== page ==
Animal Crossing = Fun Times


Addison Bennett © 2013

Animal Crossing has been a popular game among the softcore gamers ever since its first release in 2001. It thrives today, having a personality that keeps gamers buying.

Addy Bennett, Editor-in-Chief

Almost nothing can beat a long gaming session of Animal Crossing: New Leaf, the most recent installment of the Animal Crossing Series.  This time around, the player is made mayor by the villagers of the town you arrive in.

Here’s a summary of Animal Crossing: you run around your town on your 3DS to interact with the animal-people (a.k.a your neighbors), expand your house, decorate it, buy clothes and accessories, and donate to the local museum by catching multitudes of fish, digging up fossils, and catching bugs.

Which leads us to the useage of all those tools you can by.  As previously stated, you have the ability to catch numbers of seasonal fish and bugs, some common and some rare.  You have the choice to make your living by selling these, but when you aren’t so in need of money, it’s good to donate them to the museum, which is run by an owl called Blathers. (he stays true to his name).  In New Leaf, the gamemakers have added a megaphone, which you can use to call your villagers to you.  Although this can be useful, it tends to be that I end up making my villagers angry (since they’re right next to my player).  But if I can’t do that, what’s the point of being mayor?

Then there is Main Street, which is right above the train station.  You can fill this place with shops, like Kicks, a shoe store, Shampoodle’s, a hair salon, and Club LOL, a club run by an axolotl named Shrunk, a former comedian.  This has definitely upped my gaming experience by giving more choice on things to do in a regular Animal Crossing day.

I also enjoy being able to travel over to my little sister’s town, where we exchange fruit, clothes, and just about anything else.  We chat each other, and run around town hitting each other with our nets. (can you feel the love)?  Sometimes we go to the island, which is also a new feature (and my chief moneymaker).

So, the island.  A turtle called Kapp’n takes you on his boat to the island, where his wife, mother-in-law, and daughter live.  And then there’s also a tortoise called Tortimer.  If you’ve played any of the previous game, you’d know that he’s been the mayor for every other Animal Crossing game, and that he’s finally retired.  And to what a place has he retired to.

The island is, like I said, a moneymaker.  You can play games to earn medals, and use the medals to buy accessories, furniture, and even wetsuits to go diving in.  Outside the main building (which contains the “store”), it’s a teeny tiny paradise.  The island harbors tons of rare bugs and fish, and it’s a great place to catch sharks (with your regular fishing rod).  I usually come home from the island with at least 50,000 Bells (bells are the form of currency in the Animal Crossing universe).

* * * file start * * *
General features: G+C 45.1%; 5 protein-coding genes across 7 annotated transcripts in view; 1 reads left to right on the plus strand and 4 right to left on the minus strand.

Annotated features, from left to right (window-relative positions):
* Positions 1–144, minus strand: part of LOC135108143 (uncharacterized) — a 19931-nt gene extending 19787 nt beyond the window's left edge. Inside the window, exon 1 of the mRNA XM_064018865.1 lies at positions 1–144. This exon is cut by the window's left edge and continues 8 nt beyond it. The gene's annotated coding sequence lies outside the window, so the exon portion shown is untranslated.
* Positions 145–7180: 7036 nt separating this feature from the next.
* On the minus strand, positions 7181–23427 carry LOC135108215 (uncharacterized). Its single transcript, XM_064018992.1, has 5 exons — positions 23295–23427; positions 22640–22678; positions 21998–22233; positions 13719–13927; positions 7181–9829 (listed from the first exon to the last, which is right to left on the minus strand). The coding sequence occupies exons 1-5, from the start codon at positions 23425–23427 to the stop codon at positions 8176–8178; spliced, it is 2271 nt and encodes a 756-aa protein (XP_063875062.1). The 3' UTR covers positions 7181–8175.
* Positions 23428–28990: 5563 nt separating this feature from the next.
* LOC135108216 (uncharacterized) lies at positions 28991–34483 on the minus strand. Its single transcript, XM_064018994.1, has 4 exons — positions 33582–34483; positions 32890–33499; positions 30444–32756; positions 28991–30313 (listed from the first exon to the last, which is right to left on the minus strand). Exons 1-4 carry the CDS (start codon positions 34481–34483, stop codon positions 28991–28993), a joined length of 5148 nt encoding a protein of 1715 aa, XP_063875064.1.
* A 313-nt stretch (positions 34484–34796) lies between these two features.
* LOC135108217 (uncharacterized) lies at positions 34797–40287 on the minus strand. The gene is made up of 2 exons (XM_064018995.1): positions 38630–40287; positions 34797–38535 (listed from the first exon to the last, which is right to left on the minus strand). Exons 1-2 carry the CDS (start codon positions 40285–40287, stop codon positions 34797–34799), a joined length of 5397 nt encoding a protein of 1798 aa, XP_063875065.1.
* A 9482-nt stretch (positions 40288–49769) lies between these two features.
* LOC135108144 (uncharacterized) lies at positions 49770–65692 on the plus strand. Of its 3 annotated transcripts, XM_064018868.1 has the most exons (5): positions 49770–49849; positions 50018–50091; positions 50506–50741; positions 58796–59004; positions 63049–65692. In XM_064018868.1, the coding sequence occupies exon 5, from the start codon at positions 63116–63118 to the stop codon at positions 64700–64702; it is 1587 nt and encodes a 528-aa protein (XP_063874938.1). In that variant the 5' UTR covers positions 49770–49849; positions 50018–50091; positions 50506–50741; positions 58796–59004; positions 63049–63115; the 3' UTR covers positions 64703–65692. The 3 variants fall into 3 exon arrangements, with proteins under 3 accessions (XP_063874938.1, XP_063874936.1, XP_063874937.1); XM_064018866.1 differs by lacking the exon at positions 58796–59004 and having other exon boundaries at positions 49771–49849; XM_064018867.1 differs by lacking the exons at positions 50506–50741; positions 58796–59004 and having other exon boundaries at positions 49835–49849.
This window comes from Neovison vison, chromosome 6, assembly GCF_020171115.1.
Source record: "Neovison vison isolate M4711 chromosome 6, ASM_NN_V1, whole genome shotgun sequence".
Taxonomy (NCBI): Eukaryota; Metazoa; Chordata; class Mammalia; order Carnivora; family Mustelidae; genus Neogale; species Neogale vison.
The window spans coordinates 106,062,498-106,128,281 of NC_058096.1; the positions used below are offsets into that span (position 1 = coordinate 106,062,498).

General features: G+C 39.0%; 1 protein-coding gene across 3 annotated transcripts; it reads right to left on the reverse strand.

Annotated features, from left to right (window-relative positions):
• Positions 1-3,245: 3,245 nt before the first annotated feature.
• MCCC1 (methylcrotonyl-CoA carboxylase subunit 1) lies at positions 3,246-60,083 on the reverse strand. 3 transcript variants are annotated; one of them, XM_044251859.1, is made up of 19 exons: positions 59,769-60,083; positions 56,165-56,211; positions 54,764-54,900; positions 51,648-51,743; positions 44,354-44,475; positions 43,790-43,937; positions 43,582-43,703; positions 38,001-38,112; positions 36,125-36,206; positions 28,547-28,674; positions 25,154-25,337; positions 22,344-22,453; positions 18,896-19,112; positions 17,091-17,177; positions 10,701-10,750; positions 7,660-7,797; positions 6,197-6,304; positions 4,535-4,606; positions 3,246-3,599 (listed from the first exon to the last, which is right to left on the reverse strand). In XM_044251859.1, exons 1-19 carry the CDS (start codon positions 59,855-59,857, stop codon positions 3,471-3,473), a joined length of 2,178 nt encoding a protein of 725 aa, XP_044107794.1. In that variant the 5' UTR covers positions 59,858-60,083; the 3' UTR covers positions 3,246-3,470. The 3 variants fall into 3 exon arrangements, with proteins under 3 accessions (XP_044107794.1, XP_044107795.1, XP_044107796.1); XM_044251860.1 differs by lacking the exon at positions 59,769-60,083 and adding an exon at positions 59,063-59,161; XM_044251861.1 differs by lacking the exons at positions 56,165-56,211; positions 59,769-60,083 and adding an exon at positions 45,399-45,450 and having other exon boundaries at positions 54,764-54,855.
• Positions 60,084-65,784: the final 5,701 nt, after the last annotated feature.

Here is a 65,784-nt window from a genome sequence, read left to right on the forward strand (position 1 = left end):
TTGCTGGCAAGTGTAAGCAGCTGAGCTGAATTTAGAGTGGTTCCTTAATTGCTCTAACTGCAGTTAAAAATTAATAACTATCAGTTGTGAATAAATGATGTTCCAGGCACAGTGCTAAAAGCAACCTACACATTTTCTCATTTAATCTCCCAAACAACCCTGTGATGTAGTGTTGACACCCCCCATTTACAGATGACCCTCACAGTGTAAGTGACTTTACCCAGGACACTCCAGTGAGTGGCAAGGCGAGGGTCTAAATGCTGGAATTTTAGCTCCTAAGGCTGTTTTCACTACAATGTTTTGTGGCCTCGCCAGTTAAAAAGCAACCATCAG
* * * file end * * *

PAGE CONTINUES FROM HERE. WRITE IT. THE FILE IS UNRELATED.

And because I feel like it, I’ll talk about the neediness of my neighbors.  I’m pretty sure they would be dead without me.  I deliver their packages, bring them fruit, catch them bugs and fish, give them furniture and clothes, water their gardens, and even pay for their groceries.  Okay, well, the last one wasn’t true, but you get the gist.  Even though it’s hard work to take care of all of them, it’s actually kind of fun to help them out (especially when they throw in a reward).

However, as the mayor in New Leaf you are handed a whole slew of new jobs.  You have the capability to enact ordinances, create petitions, open stores, and execute public works projects.  As Uncle Ben so famously said, “With great power comes great responsibility.”  Therefore, while you can do all of these things, you have to do most of them yourselves.  You raise the money to donate to your projects. (It appears that the villagers are incapable; they don’t even get furniture when they shake trees).  It’s a very satisfying feeling to be able to build up your town the way you want it.

I know it may sound boring to the hardcore gamers, but I find the gameplay entertaining and relaxed.  The goals in the game can be similar to real life, such as the need to pay off a mortgage, but then it’s also unrealistic (if you need a example other than the fact that you have animals for neighbors: you can catch a shark with a regular fishing rod and shake furniture from trees).